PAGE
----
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“Any attorney experienced in civil litigation necessarily would agree that a rule intended to promote settlement can effectively serve that function only if it authorizes shifting the payment of attorney’s fees from the party offering settlement to the party rejecting that offer. Parties to civil litigation often incur extremely sizeable fees. Consequently, a rule that shifts the burden of paying fees from one party to the other can be a powerful—indeed intimidating—tool for promoting settlement. By like measure, parties seeking to induce a settlement with their adversary likely will not even bother to invoke a rule that does not shift the burden of paying attorney’s fees, reasoning that the shifting of costs alone is not worth the effort.”
– Jay Horowitz
The content of this article is something which I have brainstormed and debated with my colleagues and peers quite a few times after the inclusion of a particular provision in the recently amended rules and the possibility of its utilization in ongoing matters.
To give some background, the Supreme Court vide its order dated January 09, 2018, in Suo Moto Writ Petition in Re: Case Management of Original Suits, asked the Delhi High Court to lead by framing new procedural rules for cases heard under its Original Jurisdiction. It was stated in the order,“the Hon’ble Judges of the Delhi High Court have to work out ways and means for effective disposal of the IPR matters before it so that a model for disposal of civil suits can be culled out from the ways and means adopted by the Delhi High Court which can form the basis of a uniform action plan for the rest of the country.”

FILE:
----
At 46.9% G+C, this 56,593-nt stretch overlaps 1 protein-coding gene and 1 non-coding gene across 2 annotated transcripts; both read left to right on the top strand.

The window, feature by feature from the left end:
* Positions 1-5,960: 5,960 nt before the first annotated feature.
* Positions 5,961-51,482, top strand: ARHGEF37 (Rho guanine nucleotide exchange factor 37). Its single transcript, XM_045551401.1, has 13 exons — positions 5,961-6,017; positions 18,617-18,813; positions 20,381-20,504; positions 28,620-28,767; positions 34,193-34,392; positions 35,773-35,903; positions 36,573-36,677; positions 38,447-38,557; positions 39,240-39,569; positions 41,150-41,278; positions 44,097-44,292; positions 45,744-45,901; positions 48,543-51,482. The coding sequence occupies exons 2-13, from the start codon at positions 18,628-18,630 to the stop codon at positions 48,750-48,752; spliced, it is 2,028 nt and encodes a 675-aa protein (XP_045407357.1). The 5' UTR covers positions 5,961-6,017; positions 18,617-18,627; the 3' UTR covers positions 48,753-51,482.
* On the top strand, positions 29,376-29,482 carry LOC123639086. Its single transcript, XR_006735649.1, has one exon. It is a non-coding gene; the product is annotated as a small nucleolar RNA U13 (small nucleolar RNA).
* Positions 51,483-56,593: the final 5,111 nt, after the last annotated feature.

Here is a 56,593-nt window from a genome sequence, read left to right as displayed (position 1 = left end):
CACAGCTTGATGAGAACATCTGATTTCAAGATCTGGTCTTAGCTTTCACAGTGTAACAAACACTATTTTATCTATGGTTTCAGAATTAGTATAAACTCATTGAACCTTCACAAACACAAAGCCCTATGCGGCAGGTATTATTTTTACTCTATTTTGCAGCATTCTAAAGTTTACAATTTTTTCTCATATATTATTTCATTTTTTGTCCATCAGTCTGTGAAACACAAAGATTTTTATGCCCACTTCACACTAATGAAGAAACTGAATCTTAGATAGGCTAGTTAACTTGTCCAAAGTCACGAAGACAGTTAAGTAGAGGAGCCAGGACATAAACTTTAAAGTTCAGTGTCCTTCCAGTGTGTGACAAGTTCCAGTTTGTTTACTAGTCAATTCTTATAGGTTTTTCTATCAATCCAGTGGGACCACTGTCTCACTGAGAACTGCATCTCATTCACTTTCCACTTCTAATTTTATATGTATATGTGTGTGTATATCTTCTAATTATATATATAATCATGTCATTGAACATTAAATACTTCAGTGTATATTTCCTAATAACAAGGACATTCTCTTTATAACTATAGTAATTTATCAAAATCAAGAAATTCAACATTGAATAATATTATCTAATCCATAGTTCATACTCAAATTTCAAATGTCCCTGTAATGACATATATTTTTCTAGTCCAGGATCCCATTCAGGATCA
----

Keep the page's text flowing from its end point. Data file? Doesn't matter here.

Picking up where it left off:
Following the said order, the Delhi High Court notified the Delhi High Court (Original Side) Rules, 2018, which provide for reducing the time of litigation by streamlining the procedure for completion of pleadings, interrogatories, discovery, the appointment of Local Commissioner, checking unnecessary adjournments and imposing cost for causing delay etc. The same is consistent with Sections 129 ,130 and 131 of the Code of Civil Procedure, 1908 (“CPC”). The said rules came into force with effect from 01.03.2018 and were subsequently amended on 16.10.2018.
Vide the recent amendment on 16.10.2018, a new rule i.e. Rule 7 to Chapter IX was inserted in the aforesaid Rules. The newly inserted Rule 7 introduced the concept of “Settlement Offer With Prejudice”, as follows: –
“7. Settlement offer with prejudice-A proposal to settle shall be in writing and shall be with prejudice to the proposer. The proposal shall remain valid till the conclusion of the suit/petition/original proceeding unless otherwise provided.
A proposal to settle may be responded by a counter proposal in writing, which shall also be with prejudice and would remain valid till the conclusion of the suit/petition/original proceeding, unless otherwise provided.
Where a proposal/counter proposal is declined and/or refused, and the suit/petition/original proceedings results in terms less favourable than those contained in the proposal/counter proposal, the party declining and/or refusing to accept the proposal/counter proposal, notwithstanding being entitled to grant of relief, as awarded by the Court, shall however, be burdened with costs as provided in Rule 2(i) of Chapter XXIII of these Rules.
In case the suit/petition/original proceedings results in terms more favourable than those contained in the proposal/counter proposal, the party declining/refusing to accept the same shall, in addition, to the grant of reliefs, as awarded by the Court, be also entitled to full costs of the suit/petition/original proceedings.”